Tag Archives: Lambeth Labour

“Citizens'” Commission…

…is in fact made up of Cllr Steve Reed (Lambeth Council Leader), Cllr Paul McGlone and Cllr Jackie Meldrum (Deputy Leader of the Council). All Labour. All already advocates of the Lambeth co-operative council model. They met as the ‘Citizens’ Commission’ to consider the proposals last week. Not exactly your average ‘citizen’. This is what Lambeth Council posted on the Co-op Council Facebook page on Friday in response to a question about who sits on the Commission:

“Thanks for your query. To confirm, the commission members who met on Wednesday were Councillor Steve Reed, Councillor Paul McGlone and Councillor Jackie Meldrum. Future commission sessions will be attended by these three councillors and a range of other local and national stakeholders. We’ll update this facebook page, we will be tweeting and Councillor Reed will be updating his blog with more details of who will be attending as future commission sessions take place.”

Lord knows who ‘local and national stakeholders’ are – residents? businesses? more council members?  Will local residents be able to apply to take part in the next meeting? Can we see the minutes of the last meeting? … This is not a very promising start to the new ‘open’, co-operative council, is it?


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Lambeth Co-operative Council

Now the election’s over and the dust is settling, we can get into the swing of things. So look out next week for the publication of Lambeth’s proposals for a co-operative council on Wednesday 26 May. Apparently it will challenge Cameron’s ‘Big Society’…Steve Reed’s description of how they differ isn’t very enlightening though:

Our model differs from the Tories’ Big Society because while they want to roll back state, we want to change the role of the state, creating a new settlement between the citizen and public services with more power and control handed to local people.  Our model empowers people to get on and make the changes they want to see in their local area, building better services and a stronger civic society at the same time.”

Am I being stupid in not being able to recognise the clear differences yet? This is how ‘The Guardian’ explains the Con-Lib ‘Big Society:

The new Tory-Liberal Democrat coalition today unveiled a “big society” programme intended to “take power away from politicians and give it to the people”

[…] The plans include introducing a national citizen service programme for 16-year-olds, reforms to the planning system to give communities more control over developments, letting public sector workers form cooperatives and giving the public access to government data.”

And who will be in the new ‘Citizens’ Commission’? It will be set up this Wednesday to consult local people on the proposals already chosen by the council.  Steve Reed’s homepage announced earlier this year  that the Commission was to be set up way back in March “and give a final report no later than June”, but that deadline is unlikely to be met now.

Here’s hoping for some more detail on Wednesday, but I think this is going to be a matter of ‘wait and see’ over the much longer term.

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Interview: Steve Reed, Leader of Lambeth Council

Steve Reed

Don’t be surprised if you read through the reports on Conservative manifesto policies and get a sudden sense of deja-vu. ‘Mutualism? Public sector co-ops? Collective strength? Where have I heard it all before?’, you might think. Well, that would be almost exactly one month ago, when Lambeth Labour launched its plans for the ‘John Lewis’ council amid much publicity. The Tories and Labour seem to be swapping policies around like FA Cup player stickers at the moment. ‘Mutualism’ might just become one of the buzzwords of the election and Steve Reed, leader of Lambeth Council, is the man fronting the Labour brand.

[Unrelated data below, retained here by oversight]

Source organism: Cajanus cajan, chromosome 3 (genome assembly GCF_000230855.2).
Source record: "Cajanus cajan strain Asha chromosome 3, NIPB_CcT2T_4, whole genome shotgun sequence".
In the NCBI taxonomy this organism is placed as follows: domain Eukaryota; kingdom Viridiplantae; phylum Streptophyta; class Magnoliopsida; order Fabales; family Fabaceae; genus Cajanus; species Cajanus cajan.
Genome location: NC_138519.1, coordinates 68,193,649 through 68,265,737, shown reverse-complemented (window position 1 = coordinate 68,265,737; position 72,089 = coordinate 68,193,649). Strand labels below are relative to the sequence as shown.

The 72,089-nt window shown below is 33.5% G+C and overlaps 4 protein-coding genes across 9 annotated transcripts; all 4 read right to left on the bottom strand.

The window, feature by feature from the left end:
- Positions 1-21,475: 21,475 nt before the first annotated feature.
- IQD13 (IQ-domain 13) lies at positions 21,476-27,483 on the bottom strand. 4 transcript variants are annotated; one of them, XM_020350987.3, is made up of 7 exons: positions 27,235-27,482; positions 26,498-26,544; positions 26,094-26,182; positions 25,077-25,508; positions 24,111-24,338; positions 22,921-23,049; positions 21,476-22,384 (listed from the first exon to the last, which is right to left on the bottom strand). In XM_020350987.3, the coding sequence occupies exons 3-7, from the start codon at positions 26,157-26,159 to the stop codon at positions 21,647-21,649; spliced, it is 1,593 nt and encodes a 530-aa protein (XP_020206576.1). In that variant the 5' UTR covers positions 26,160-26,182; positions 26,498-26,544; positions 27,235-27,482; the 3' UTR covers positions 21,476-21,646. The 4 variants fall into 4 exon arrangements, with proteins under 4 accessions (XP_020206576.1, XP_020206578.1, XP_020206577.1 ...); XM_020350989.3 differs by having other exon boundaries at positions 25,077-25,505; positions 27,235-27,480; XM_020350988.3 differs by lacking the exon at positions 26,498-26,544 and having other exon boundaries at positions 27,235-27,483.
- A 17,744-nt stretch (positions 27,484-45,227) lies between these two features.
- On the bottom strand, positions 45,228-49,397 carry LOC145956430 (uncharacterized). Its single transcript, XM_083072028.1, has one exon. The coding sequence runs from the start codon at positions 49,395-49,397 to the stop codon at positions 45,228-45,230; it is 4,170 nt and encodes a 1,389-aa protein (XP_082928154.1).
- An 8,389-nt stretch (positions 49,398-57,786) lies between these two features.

Reed has one hell of a job. Lambeth is the second largest inner London borough and the 19th most deprived borough in England. But he is experienced – he has been a councillor of Brixton Hill for twelve years – and he is confident about his plans to improve the area. Let’s start with the John Lewis council, or the ‘cooperative council’, as he prefers to term it.  This was launched as a creative solution to the inevitable cuts to all council funding after the election. “Councils are generally working on the assumption that it will be about 15-20%, which is a lot of money. When you’re facing cuts like that, there is only a limited number of things you can do.” The Tories have gone for the ‘easy Council’ in Barnet, with bogstandard services to all and the possiblity to top-up if you have the money. That doesn’t seem fair on those who are most needy and yet most unable to pay.

Reed believes he has found a better way: involving people in the running of their services with the possibility of financial recompense later on. He cites some co-operative schemes already running in Lambeth – the Lilian Baylis community centre and Freshview, which provides resources to clear derelict land and has allowed residents in Josephine Avenue to set up their own community garden.  “It works really well. People have a real sense of ownership and people sometimes for the first time know the names of their neighbours. All of that for a lower cost than if the council had come in and done it itself without those other benefits.” Reed believes that if the same values are applied more widely across the borough, there will also be better services  and “more community empowerment” costing less money. His future plans include community trust schools, “where the community has an ongoing relationship with the school as an alternative to the academy model.”

Co-operative intentions haven’t always worked in Lambeth, as the Lambeth Living experience has proved. I put to him that it could become a way of passing on accountability; “It’s not passing the buck at all”, Reed insists. “It’s not the case that people have not wanted this. We could do a Freshview every week there is so much demand.” What happens if the co-operative services start to fail? At what point does the council step in? “What we must never do is de-professionalise services. If for instance any school under whatever form of ownership sinks below a minimum standard then it will remain the right of the local authority to step in. That’s very important, because you can’t allow people to have a sub-standard education.”